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It’s a pretty common joke among the younger generations that their parents and grandparents don’t know how to use their cell phones. You’ll often year them giggling about how their loved ones need assistance to figure out how to use an emoji or open a PDF. At its surface, these are harmless jokes, but they are indicative of a larger problem our older generation faces.

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According to a survey by Tech Crunch, one third of adults over 65 have never used the internet. To many of us, this seems practically unfathomable. As our world grow increasingly dependent on tech, and the internet as a whole, not using the internet seems practically impossible.

The differences between the younger and older generations are stark. A Pew Research survey from 2019 reports that 96% of Americans own some kind of cellphone. 99% of people between the ages of 18 and 49 own cellphones (96% between 18 to 29 and 92% between 30 to 49 owning smartphones), while only 53% of senior citizens own smartphone (39% say they own a cellphone, but not a smartphone).

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One woman, who took place in a program designed to teach elders how to use technology says that because she doesn’t have internet access, she feels she is “just not part of this world anymore. In certain facets of society, I just can’t join…. Some [things] just are not possible if you are not in the flow of the internet.”

“We feel like we’re standing outside a building that we have no access to,” another participant reports.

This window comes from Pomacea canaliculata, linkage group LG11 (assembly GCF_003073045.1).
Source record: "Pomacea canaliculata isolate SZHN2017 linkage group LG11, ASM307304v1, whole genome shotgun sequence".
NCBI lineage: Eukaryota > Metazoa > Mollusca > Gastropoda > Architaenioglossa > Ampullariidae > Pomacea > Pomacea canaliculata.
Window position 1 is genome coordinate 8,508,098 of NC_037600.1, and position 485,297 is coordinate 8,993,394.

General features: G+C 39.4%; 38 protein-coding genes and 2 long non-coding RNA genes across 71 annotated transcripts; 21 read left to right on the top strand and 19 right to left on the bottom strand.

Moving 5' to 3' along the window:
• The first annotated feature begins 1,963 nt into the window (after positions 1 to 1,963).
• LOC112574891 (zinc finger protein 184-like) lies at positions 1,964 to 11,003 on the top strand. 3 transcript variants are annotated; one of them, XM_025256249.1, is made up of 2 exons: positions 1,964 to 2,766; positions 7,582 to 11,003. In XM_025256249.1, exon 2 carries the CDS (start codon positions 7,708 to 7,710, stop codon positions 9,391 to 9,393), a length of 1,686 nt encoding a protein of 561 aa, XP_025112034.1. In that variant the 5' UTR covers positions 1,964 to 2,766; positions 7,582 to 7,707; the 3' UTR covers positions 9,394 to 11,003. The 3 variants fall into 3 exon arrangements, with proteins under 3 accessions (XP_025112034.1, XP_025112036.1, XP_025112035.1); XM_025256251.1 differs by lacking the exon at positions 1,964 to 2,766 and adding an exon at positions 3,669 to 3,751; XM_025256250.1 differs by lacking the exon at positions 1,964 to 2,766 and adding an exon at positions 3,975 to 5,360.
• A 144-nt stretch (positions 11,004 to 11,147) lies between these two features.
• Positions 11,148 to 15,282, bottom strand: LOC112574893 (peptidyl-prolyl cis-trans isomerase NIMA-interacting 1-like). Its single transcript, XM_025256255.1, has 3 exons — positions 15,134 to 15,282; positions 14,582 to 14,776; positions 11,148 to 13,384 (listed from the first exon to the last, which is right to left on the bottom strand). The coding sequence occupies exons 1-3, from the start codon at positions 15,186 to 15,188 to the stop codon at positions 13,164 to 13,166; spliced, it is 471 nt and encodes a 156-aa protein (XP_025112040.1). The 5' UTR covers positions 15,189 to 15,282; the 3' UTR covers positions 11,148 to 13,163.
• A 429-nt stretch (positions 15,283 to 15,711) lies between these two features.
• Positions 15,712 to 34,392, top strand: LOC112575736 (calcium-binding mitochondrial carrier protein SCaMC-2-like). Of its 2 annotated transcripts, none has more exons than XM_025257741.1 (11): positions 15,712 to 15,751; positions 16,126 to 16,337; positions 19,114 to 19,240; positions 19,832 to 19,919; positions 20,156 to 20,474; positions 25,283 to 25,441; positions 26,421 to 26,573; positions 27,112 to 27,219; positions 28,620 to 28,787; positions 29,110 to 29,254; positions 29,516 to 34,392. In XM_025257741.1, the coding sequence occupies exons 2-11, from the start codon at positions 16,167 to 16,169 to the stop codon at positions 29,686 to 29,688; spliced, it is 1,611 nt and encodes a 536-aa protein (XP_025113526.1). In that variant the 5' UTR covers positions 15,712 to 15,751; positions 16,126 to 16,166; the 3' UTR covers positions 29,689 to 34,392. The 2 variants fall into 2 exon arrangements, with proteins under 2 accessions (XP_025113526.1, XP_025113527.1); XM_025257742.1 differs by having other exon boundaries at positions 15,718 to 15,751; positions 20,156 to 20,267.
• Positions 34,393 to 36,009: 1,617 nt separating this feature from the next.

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This isolation is something the general public was already aware of, but it became painfully clear when the pandemic hit in early 2020. Senior citizens, who usually would go out to coffee shops or restaurants to meet up with friends, found that socialization ripped from them. Family suddenly wasn’t able to come and visit. But when younger generations turned to social media and video-calls, senior citizens found themselves left behind. Nursing homes closed off to visitors entirely. For many seniors, the only person they had limited interaction with was their nursing care professional or at-home aid.

While we are in a much better place than we used to be when it comes to the pandemic, the technology gap is still a major concern. Who does the responsibility in including our seniors in this tech boom fall on? The younger generation? The seniors? The tech companies themselves?

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The answer is strange– a little bit of all three. Outside of helpful family members, programs are beginning to be introduced that are designed to educate seniors on working computers, smartphones, and tablet devices. But none of this will work if senior citizens aren’t willing to learn.

A lot of people hate the struggle that comes with developing a new skill and would rather not even partake in said skill. We have to remind our elders that small steps towards success is success in itself. We have to encourage our elders, because even without a pandemic, elders benefit from technology potentially more than other generations.

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For senior citizens who have limited mobility and find themselves homebound, being able to connect with someone “face-to-face” without having to travel is so valuable. They can connect with their loved ones through video calls, messaging platforms, and social media. They can have appointments with their doctors without having to deal with getting to the office. They can even join groups with elders like them and connect over their experience.

Our elderly community might feel left behind in the world of technology, but if they’re willing to learn, it will serve as a great tool.